Every time you search Google, you take advantage of cloud computing. Many of us use Gmail or other Google applications like Google docs and Google sites. These wonderful applications are a result of Google’s cloud computing infrastructure.
Before I write more about cloud computing, let me provide a perspective on what are web based applications and how they work:
Any program which is used over the internet through a web browser is termed as web application. Most commonly used web applications are Facebook, Google, Yahoo, Twitter etc. According to internet experts, in the next 10 years, 80% software will be used over the web.
A web application functions in a completely different way than your desktop software. With web application, information is processed and stored on the Web Server which runs the application.
When you send request to a Web Server it processes your request and returns appropriate result on your web browser. Therefore, your personal computer is free from the burden of storing and processing information, since all the action happens on the Web Server.
Despite the fact that using web application is fun and extremely productive, it also invites problems such as availability and reliability. With increase in the number of users, the number of requests a Web Server has to process also increases exponentially. If the number of request a server receives, increases than its capacity, it crashes. That’s when we see errors such as ‘Server down’ or ‘Server inaccessible’.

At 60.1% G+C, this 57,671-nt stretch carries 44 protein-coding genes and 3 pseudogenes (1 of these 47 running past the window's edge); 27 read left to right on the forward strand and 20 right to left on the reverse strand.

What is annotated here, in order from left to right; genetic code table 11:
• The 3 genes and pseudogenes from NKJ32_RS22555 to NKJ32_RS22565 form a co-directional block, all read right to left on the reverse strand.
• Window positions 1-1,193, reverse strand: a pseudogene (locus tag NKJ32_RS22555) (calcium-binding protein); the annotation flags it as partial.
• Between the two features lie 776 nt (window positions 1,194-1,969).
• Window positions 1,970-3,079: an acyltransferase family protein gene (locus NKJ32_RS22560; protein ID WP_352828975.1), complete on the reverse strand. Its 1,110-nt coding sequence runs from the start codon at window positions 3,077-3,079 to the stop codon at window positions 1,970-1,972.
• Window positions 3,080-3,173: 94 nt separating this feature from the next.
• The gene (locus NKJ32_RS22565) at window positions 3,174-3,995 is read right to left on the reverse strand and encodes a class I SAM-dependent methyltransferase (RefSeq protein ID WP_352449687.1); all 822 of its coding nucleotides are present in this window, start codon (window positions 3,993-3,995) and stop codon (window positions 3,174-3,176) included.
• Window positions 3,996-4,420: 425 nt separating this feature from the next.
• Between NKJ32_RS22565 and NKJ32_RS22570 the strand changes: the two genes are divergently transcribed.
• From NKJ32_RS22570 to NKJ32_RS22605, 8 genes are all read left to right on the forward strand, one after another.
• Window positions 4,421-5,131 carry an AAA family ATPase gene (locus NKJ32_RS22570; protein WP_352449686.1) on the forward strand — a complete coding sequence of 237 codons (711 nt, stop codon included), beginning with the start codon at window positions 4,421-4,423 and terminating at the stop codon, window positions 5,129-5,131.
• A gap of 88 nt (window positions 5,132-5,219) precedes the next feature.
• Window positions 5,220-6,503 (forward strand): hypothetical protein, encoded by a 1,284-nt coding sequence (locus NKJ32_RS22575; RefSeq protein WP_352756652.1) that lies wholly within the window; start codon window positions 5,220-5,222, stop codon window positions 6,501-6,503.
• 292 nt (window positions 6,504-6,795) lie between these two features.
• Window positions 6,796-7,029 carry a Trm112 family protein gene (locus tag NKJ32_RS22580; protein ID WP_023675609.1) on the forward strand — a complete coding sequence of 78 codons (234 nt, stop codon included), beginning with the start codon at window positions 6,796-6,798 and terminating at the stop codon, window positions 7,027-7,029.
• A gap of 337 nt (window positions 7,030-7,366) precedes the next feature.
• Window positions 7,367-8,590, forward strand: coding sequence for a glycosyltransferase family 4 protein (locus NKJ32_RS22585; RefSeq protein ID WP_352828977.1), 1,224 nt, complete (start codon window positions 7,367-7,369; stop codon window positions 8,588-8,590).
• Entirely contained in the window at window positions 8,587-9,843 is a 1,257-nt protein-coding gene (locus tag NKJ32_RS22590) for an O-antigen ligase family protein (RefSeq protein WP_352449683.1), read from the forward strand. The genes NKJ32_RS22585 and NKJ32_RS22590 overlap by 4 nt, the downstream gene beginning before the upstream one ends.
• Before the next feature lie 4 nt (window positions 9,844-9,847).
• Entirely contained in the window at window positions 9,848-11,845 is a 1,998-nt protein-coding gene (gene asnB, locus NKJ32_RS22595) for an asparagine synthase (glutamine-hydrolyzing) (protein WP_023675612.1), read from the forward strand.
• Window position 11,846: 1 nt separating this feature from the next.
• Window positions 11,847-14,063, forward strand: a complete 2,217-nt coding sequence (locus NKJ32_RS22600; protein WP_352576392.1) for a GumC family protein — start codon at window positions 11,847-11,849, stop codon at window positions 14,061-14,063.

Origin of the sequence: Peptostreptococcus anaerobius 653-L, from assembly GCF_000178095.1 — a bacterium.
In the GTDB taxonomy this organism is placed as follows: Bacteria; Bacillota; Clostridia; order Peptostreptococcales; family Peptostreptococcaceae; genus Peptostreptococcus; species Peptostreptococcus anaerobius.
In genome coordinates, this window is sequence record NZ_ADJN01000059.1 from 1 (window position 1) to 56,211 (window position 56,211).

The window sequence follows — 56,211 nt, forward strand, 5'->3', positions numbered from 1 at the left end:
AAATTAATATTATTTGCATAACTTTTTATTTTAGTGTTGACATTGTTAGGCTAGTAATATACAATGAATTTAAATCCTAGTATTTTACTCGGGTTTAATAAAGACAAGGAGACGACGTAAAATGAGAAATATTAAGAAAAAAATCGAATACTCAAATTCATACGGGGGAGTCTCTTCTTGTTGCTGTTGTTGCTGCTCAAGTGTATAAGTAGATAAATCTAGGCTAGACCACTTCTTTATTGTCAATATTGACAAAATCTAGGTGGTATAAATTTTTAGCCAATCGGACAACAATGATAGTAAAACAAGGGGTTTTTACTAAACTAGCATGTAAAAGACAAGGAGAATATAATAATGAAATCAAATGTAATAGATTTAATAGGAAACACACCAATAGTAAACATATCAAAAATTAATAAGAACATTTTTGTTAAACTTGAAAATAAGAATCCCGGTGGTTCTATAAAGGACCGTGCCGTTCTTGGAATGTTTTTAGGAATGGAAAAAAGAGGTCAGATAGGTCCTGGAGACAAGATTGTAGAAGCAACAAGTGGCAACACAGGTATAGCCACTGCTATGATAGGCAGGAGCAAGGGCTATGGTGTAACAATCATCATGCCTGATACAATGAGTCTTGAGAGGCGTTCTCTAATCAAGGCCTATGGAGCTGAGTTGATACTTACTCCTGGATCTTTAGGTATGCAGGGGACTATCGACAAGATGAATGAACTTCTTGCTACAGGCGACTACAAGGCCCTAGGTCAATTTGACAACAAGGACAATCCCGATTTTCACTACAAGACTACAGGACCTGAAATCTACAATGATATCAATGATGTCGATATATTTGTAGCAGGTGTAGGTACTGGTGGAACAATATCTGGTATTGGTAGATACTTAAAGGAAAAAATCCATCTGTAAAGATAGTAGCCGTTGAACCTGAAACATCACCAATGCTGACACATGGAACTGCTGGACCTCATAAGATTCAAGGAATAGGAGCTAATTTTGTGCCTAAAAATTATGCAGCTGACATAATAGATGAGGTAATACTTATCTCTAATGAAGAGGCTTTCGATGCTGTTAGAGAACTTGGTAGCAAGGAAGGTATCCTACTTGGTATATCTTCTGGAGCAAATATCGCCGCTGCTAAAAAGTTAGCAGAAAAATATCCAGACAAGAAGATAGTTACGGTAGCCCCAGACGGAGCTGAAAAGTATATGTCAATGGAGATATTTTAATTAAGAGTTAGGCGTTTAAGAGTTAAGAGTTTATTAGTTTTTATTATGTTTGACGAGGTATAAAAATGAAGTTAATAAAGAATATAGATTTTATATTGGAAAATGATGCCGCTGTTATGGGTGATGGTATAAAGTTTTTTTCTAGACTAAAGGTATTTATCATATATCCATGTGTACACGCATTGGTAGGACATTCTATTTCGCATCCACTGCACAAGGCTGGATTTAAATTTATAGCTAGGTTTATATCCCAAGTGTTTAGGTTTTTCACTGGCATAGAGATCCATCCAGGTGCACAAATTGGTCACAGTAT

You must be wondering how all this is related to Cloud computing. So let me tell you the story of Google and how they solved similar problems faced by their web application (in this case their search engine).
In late 90’s when Google was gaining huge popularity world-wide, one of the biggest challenges they faced was scaling their Web Server to handle millions of requests. In order to ramp up their capacity, they vociferously installed hundreds and thousands of web servers at various locations across the globe. This capacity built up was done at an investment of millions of dollars. A similar problem was faced by other internet companies like Amazon.com and they did the same with their own infrastructure. With the capacity ramp up, they were able to handle large number of user requests very efficiently.
However, they faced another problem after doing this ramp up. They realized that the processing and storage capacity of these servers were not fully utilized all the time. They discovered that other than peak loads, most of their servers resources were utilized only up to 50%. A large pool of server resources was lying underutilized.
During this period, the concept of Virtualization had started gaining momentum. Virtual Servers are similar to a physical server in terms of performance and availability but the biggest difference is in the fact that a Virtual Server in itself does not posses processing or storage capability; but it utilizes the underlying hardware to store and process the information.